To protect trees from pests, animals, and harsh weather conditions, many planters use plastic tree guards. However, plastic is a major source of environmental pollution, and it can harm the soil and wildlife around the trees. In this blog post, we will explore some eco-friendly alternatives to plastic tree guards that are better for the planet.
- Are Tree Guards Important?
- What Are The Problems With Plastic Tree Guards?
- What Are Some Eco-Friendly Alternatives To Plastic Tree Guards?
- Organizations That Are Trialing Plastic-Free Options
Are Tree Guards Important?
What are tree guards?
Tree guards are tubes or wires that are placed around the trunks of young trees to prevent them from browsing. People commonly use them in various types of tree-planting projects, such as forestry, conservation, and landscaping. They can help increase the chances of survival and growth for new trees during their first decade of life.
Why do we use plastic tree guards?
One of the main reasons why plastic tree covers are popular is their durability. Tree guards need to last for at least 10 years to protect young trees until they are strong enough. Plastic is a material that can resist these threats and last for a long time while also being very cheap.
Some people have tried using other alternatives that are more eco-friendly, such as biodegradable or recycled materials. However, these options often have drawbacks, such as being less durable, more expensive, or harder to find. They may also not provide enough protection for the trees in harsh environments.
What Are The Problems With Plastic Tree Guards?
Large-scale tree-planting schemes have been widely used plastic tree guards since the 1980s. According to the Woodland Trust, one of the largest tree-planting organizations in the UK, they use these for up to half of the 2.3 million saplings they plant each year.
While they may seem like a good way to protect young trees from harm, they also have many negative impacts on the environment and the trees themselves.
Tree guards are rarely recycled or reused. Most of them end up being buried, burned, or dumped in landfills, where they can take hundreds of years to decompose. Some of them may also leak harmful chemicals into the soil and water, or be ingested by animals and birds. This contradicts the purpose of tree planting, which is to enhance the natural environment and biodiversity.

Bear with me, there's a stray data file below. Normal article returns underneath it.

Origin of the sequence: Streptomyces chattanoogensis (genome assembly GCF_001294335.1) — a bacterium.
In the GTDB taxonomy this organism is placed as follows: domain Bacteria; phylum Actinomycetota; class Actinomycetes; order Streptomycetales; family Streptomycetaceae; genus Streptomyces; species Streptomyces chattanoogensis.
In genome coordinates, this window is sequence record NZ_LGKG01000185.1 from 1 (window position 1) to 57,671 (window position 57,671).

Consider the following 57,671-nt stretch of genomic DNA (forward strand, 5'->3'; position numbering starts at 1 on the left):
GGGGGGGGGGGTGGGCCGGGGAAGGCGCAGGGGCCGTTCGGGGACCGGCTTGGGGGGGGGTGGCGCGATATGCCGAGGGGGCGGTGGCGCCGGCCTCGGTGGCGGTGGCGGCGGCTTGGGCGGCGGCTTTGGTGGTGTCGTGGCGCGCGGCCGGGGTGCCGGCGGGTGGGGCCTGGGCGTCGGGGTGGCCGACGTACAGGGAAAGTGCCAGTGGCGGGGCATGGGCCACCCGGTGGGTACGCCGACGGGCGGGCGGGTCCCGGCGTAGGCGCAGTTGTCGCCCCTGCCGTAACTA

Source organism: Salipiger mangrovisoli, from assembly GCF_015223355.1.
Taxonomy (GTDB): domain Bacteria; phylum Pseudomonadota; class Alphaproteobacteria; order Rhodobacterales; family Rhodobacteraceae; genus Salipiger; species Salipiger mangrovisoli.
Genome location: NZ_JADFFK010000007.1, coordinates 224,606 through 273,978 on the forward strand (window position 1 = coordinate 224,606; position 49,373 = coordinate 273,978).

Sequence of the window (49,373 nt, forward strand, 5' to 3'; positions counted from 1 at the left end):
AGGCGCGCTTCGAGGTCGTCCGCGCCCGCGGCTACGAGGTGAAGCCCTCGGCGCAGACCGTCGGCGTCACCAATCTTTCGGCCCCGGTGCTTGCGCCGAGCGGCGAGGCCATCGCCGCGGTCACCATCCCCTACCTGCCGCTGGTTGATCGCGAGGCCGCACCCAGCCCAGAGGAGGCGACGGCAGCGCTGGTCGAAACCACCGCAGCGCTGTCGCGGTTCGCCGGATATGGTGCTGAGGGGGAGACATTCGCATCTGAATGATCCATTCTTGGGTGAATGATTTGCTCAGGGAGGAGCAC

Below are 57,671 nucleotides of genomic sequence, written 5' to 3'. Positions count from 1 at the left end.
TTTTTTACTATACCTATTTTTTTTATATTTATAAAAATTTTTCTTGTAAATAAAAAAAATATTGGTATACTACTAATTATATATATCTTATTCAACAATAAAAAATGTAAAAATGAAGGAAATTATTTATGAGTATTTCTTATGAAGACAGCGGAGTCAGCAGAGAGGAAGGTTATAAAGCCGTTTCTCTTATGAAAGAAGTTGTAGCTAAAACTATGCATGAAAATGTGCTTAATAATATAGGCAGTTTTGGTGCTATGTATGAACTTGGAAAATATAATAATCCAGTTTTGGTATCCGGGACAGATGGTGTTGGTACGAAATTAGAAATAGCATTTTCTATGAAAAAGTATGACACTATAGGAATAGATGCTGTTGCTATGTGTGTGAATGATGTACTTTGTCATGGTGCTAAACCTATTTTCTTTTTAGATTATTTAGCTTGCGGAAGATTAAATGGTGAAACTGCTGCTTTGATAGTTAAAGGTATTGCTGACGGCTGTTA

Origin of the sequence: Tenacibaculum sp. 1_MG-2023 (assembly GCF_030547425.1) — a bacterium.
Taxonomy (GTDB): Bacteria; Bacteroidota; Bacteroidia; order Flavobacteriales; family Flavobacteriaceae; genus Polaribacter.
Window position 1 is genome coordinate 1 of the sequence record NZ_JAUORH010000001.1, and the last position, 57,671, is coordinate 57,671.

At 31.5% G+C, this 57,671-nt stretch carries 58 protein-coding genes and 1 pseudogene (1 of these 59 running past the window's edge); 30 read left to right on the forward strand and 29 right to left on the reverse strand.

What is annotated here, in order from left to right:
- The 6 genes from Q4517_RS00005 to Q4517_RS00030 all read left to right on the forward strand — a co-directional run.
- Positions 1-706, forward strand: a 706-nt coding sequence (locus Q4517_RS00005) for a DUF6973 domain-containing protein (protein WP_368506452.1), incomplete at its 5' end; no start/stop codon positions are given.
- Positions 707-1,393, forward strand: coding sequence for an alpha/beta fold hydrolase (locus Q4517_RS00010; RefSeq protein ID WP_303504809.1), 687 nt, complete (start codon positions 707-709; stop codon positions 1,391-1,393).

Eco footprint concerns
Another problem with plastic tree guards is that they have a high carbon footprint and resource use. They are made from fossil fuels and require a lot of energy to produce, transport, and dispose of. According to a study by the University of Southampton, the carbon footprint of planting a tree with a plastic guard is at least double that of planting a tree without one. This means that plastic tree tubes are contributing to greenhouse gas emissions and climate change, rather than mitigating them.
Detrimental effects on tree growth
Finally, while plastic tree guards are designed to protect young trees, they can also harm them as they grow older. Plastic tree guards can restrict the growth of the tree trunks, causing them to be deformed or damaged. They can also create wounds that invite pests and diseases. Plastic tree guards can also prevent the interaction between the trees and their surroundings, such as wind, sunlight, and wildlife.
What Are Some Eco-Friendly Alternatives To Plastic Tree Guards?
Fortunately, many companies and organizations have realized the harmful effects of plastic tree guards and are working hard to find a better solution.
Ideally, the best solution would be to eliminate the need for plastic tree guards or any tree guards at all. However, this is not feasible at the moment, due to the high costs and challenges of maintaining and protecting the trees without them.
Biodegradable tree guards
One of the potential solutions to reduce the environmental impact of plastic tree guards is to use biodegradable tree guards. These are tree guards that are made from materials that can decompose naturally, without requiring special treatment or processing. Many people prefer this option over plastic tree guards, as they are more eco-friendly and less wasteful.
However, biodegradable tree guards also have some drawbacks. One of them is that they are not very durable, hence they may not last long enough to protect the trees from harm. They are also more expensive than plastic tree guards, as they require more resources and labor to produce and maintain. Additionally, some biodegradable materials may not be suitable for certain climates or soils, and they may have negative effects on the ecosystem or tree health.